Chief Legal Officer (CLO)
New laws, regulations and changes in the way investors, regulators, customers, employees and the public view ESG issues have broad implications for organizations. “We are seeing a major pivot from a world in which sustainability was about messaging and voluntary commitments, to a world in which implementation is key and reputational risks are becoming more acute,” says Cornelius Grossmann, EY Global Law Leader. While this shift will affect most business functions, law departments are likely to play a key role, given their focus on compliance and risk management and their involvement in a broad range of issues that connect into sustainability.¹
What are the top 3 things the CLO should activate immediately?
What are the CLO’s key considerations with respect to ESG risk?
Assess stakeholder pressure and risks to the organization
In the EY 2022 General Counsel Sustainability Study, law department leaders reported the pressure they feel from customers and employees on sustainability concerns is only slightly behind that of investors and regulators. In the past several years, these customer and employee stakeholders have grown significantly more active in voicing their concerns on organizations’ environmental and social practices. Interestingly, law departments report that the top risks for their organizations around sustainability are loss of customers due to reputational harm and damage to the brand. As a result, while managing risks around compliance, litigation and transactions remains a critical focus, CLOs should consider whether to expand their focus on other reputational or non-legal risks.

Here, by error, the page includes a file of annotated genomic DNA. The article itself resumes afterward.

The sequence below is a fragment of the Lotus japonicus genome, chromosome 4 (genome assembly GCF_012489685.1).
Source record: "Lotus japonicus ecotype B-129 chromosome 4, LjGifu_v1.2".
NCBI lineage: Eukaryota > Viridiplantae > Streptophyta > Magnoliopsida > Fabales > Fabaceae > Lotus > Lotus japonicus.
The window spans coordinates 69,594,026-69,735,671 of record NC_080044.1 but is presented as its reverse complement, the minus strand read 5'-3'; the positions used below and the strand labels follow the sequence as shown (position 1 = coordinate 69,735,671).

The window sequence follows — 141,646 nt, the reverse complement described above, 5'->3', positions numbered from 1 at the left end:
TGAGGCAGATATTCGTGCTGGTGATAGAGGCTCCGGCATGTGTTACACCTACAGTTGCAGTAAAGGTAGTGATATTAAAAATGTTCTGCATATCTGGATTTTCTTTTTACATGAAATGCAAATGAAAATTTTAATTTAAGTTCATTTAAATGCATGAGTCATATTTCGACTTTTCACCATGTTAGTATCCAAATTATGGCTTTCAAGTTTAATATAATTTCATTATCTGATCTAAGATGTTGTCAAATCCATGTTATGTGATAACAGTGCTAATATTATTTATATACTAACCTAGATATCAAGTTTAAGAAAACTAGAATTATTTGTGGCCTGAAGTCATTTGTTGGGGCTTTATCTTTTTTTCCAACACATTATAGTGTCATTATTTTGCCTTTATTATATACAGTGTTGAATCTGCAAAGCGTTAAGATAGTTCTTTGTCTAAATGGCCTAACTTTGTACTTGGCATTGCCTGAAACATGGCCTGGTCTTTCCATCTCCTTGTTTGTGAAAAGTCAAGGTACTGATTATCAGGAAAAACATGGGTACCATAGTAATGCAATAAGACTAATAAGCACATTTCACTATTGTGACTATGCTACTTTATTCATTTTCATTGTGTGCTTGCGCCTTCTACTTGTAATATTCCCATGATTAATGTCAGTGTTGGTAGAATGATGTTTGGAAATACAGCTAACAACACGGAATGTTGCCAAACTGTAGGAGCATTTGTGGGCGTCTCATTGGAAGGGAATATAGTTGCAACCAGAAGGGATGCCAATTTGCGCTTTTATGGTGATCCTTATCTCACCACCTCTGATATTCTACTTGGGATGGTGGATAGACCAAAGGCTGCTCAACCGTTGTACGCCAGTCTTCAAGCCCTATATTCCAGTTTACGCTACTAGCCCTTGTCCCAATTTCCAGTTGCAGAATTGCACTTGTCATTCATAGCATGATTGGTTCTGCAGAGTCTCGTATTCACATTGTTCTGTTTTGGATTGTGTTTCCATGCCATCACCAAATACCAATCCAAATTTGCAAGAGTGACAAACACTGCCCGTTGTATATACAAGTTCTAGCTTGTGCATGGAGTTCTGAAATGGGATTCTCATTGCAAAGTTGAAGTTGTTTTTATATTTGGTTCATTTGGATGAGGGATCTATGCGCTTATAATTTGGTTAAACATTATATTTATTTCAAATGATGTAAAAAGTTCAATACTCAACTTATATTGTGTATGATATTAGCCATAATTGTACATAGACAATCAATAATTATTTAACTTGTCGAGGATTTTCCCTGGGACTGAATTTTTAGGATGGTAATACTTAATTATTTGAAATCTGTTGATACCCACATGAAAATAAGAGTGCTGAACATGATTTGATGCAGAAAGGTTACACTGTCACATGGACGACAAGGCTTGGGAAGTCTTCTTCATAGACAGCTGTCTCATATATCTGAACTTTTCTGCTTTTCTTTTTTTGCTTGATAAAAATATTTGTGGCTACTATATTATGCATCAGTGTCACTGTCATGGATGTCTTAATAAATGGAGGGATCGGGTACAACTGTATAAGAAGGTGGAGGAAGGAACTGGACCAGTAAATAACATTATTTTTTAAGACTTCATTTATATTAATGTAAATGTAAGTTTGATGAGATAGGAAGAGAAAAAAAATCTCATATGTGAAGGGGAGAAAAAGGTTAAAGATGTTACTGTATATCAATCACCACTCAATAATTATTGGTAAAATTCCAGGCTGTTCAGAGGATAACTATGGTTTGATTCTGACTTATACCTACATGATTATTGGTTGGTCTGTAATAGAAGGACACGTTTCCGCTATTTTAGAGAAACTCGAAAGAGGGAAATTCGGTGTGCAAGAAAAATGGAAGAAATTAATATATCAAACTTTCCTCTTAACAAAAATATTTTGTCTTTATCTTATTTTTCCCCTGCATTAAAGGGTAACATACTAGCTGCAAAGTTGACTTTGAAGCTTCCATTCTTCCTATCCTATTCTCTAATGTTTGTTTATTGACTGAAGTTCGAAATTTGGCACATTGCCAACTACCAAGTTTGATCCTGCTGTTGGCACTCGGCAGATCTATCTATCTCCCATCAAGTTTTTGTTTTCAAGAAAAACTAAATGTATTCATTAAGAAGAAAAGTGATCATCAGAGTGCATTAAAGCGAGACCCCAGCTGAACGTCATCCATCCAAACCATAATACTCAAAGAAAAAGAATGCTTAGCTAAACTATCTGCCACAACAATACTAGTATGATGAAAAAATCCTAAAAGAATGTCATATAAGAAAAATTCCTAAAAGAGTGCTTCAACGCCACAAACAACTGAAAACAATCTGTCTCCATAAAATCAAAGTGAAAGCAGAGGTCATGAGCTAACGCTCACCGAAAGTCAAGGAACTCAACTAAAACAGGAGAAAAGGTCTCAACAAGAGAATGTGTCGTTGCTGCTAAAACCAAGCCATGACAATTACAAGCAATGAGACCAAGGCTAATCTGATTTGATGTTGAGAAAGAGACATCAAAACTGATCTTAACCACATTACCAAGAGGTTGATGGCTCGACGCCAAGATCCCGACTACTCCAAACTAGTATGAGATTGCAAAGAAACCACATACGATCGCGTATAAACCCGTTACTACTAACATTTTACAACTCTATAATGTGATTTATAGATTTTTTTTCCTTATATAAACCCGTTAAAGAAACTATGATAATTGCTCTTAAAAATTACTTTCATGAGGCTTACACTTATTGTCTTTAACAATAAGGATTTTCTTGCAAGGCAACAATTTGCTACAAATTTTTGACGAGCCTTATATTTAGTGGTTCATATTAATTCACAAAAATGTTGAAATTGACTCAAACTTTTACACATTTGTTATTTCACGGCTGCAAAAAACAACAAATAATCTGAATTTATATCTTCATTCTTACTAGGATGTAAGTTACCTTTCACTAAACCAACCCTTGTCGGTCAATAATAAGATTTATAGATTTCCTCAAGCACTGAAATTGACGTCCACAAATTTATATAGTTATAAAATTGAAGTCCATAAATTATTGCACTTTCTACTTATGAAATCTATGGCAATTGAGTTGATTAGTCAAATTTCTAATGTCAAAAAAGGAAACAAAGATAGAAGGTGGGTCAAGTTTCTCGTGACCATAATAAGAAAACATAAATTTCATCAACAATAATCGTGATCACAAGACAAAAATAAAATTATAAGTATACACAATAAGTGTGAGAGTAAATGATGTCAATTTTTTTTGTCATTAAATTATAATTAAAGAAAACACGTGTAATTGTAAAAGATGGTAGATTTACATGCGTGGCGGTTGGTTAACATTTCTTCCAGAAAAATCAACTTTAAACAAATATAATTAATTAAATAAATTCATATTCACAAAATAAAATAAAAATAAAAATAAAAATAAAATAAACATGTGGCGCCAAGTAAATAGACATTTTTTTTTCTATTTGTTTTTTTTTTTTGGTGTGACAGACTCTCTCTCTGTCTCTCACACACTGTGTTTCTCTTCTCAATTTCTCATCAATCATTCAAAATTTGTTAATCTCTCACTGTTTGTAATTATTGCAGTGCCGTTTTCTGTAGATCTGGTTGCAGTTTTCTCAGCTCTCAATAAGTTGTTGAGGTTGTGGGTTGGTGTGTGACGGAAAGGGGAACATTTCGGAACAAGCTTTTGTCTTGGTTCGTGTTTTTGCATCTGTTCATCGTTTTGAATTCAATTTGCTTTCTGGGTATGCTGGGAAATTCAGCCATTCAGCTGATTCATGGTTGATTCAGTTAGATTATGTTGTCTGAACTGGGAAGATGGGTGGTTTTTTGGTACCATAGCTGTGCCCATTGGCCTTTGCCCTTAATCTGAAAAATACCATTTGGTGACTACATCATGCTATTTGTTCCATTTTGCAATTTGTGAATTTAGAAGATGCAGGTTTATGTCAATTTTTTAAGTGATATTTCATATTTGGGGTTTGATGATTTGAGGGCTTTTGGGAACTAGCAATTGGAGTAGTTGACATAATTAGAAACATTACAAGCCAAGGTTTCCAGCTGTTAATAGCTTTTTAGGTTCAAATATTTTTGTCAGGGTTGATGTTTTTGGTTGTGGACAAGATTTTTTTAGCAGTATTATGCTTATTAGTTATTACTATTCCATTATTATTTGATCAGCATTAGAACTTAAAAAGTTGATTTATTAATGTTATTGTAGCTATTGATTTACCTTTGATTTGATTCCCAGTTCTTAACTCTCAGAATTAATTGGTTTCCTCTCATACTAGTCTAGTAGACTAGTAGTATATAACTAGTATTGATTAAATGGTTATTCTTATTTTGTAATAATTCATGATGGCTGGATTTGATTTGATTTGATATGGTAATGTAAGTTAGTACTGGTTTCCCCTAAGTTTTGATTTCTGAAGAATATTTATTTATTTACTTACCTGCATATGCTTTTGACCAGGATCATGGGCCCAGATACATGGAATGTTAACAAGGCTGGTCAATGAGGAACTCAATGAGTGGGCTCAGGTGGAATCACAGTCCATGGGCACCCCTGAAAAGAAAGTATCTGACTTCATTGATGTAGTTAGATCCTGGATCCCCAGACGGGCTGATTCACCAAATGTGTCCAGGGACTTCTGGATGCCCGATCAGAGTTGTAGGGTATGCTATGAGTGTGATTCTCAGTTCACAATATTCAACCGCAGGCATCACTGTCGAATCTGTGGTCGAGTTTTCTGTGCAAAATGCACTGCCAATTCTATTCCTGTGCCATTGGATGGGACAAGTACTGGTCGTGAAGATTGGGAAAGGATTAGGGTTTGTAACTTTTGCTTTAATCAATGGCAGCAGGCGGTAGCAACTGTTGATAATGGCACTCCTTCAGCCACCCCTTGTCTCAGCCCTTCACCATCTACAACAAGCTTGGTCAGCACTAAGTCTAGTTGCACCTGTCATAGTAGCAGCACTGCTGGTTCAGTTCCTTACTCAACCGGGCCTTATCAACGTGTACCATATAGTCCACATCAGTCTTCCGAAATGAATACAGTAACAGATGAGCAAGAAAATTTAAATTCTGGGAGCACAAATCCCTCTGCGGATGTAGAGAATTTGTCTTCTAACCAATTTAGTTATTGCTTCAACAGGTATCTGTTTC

Develop a decision-making framework
Working across the business to develop a framework for decision-making around complex sustainability questions will be critical, as many of the most pressing issues are not clearly addressed by regulations. Law departments are well-placed to undertake or even lead this work. Their role, at the center of a mass of interconnected sustainability issues, gives them unique insight into these topics. A clear framework will bring structure to how these issues are addressed, as well as help the team confront its increased workload.
Define the law department’s role
While some organizations may structure themselves so that the law department plays a leading role across sustainability issues, others will choose a different path. In these organizations, the law department may end up partnering with other functions, either as an equal or as an ad hoc advisor. The optimal level of involvement will depend on the industry the organization operates in, the risks it faces in each area and the mitigation strategies that are required to manage those risks. Although the level of involvement may vary by organization, nearly all law departments in the study – 99% – reported that they expect significant increases in workload due to the rising importance of sustainability, and many require additional expertise and budget to keep pace. As a result, it will be important for CLOs to make sure the law department’s operating model provides the capacity, talent and resources required to meet evolving expectations.